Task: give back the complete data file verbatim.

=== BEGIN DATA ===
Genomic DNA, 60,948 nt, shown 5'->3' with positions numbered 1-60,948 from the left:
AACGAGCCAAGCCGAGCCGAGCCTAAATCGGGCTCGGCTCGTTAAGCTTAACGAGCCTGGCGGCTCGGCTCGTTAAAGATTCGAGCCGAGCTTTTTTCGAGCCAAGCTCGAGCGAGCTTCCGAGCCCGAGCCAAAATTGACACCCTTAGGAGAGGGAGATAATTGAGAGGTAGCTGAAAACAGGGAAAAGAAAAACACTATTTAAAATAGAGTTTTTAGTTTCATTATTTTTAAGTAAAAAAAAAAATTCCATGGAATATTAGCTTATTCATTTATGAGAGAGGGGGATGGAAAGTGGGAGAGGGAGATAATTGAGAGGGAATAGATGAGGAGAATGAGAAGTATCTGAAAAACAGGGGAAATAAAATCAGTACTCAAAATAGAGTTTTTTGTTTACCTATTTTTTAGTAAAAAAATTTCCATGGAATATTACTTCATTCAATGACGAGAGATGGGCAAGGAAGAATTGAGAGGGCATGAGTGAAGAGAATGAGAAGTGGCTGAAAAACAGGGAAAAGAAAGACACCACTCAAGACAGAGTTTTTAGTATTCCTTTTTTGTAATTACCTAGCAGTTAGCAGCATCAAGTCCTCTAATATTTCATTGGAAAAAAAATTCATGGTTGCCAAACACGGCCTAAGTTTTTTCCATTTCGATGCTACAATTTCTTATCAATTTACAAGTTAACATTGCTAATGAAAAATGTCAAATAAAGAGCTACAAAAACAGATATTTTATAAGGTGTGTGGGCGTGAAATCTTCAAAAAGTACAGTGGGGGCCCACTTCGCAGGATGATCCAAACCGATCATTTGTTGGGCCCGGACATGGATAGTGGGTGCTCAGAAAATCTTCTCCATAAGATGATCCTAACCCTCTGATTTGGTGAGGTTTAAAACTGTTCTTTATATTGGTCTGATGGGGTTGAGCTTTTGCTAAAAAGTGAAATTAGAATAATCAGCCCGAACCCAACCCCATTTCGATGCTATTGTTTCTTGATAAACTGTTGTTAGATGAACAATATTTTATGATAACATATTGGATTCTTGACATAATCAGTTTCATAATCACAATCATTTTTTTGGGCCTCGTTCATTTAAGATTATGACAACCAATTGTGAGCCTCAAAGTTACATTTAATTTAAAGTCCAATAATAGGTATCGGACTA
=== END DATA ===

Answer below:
Genomic DNA, 60,948 nt, shown 5'->3' with positions numbered 1-60,948 from the left:
AACGAGCCAAGCCGAGCCGAGCCTAAATCGGGCTCGGCTCGTTAAGCTTAACGAGCCTGGCGGCTCGGCTCGTTAAAGATTCGAGCCGAGCTTTTTTCGAGCCAAGCTCGAGCGAGCTTCCGAGCCCGAGCCAAAATTGACACCCTTAGGAGAGGGAGATAATTGAGAGGTAGCTGAAAACAGGGAAAAGAAAAACACTATTTAAAATAGAGTTTTTAGTTTCATTATTTTTAAGTAAAAAAAAAAATTCCATGGAATATTAGCTTATTCATTTATGAGAGAGGGGGATGGAAAGTGGGAGAGGGAGATAATTGAGAGGGAATAGATGAGGAGAATGAGAAGTATCTGAAAAACAGGGGAAATAAAATCAGTACTCAAAATAGAGTTTTTTGTTTACCTATTTTTTAGTAAAAAAATTTCCATGGAATATTACTTCATTCAATGACGAGAGATGGGCAAGGAAGAATTGAGAGGGCATGAGTGAAGAGAATGAGAAGTGGCTGAAAAACAGGGAAAAGAAAGACACCACTCAAGACAGAGTTTTTAGTATTCCTTTTTTGTAATTACCTAGCAGTTAGCAGCATCAAGTCCTCTAATATTTCATTGGAAAAAAAATTCATGGTTGCCAAACACGGCCTAAGTTTTTTCCATTTCGATGCTACAATTTCTTATCAATTTACAAGTTAACATTGCTAATGAAAAATGTCAAATAAAGAGCTACAAAAACAGATATTTTATAAGGTGTGTGGGCGTGAAATCTTCAAAAAGTACAGTGGGGGCCCACTTCGCAGGATGATCCAAACCGATCATTTGTTGGGCCCGGACATGGATAGTGGGTGCTCAGAAAATCTTCTCCATAAGATGATCCTAACCCTCTGATTTGGTGAGGTTTAAAACTGTTCTTTATATTGGTCTGATGGGGTTGAGCTTTTGCTAAAAAGTGAAATTAGAATAATCAGCCCGAACCCAACCCCATTTCGATGCTATTGTTTCTTGATAAACTGTTGTTAGATGAACAATATTTTATGATAACATATTGGATTCTTGACATAATCAGTTTCATAATCACAATCATTTTTTTGGGCCTCGTTCATTTAAGATTATGACAACCAATTGTGAGCCTCAAAGTTACATTTAATTTAAAGTCCAATAATAGGTATCGGACTA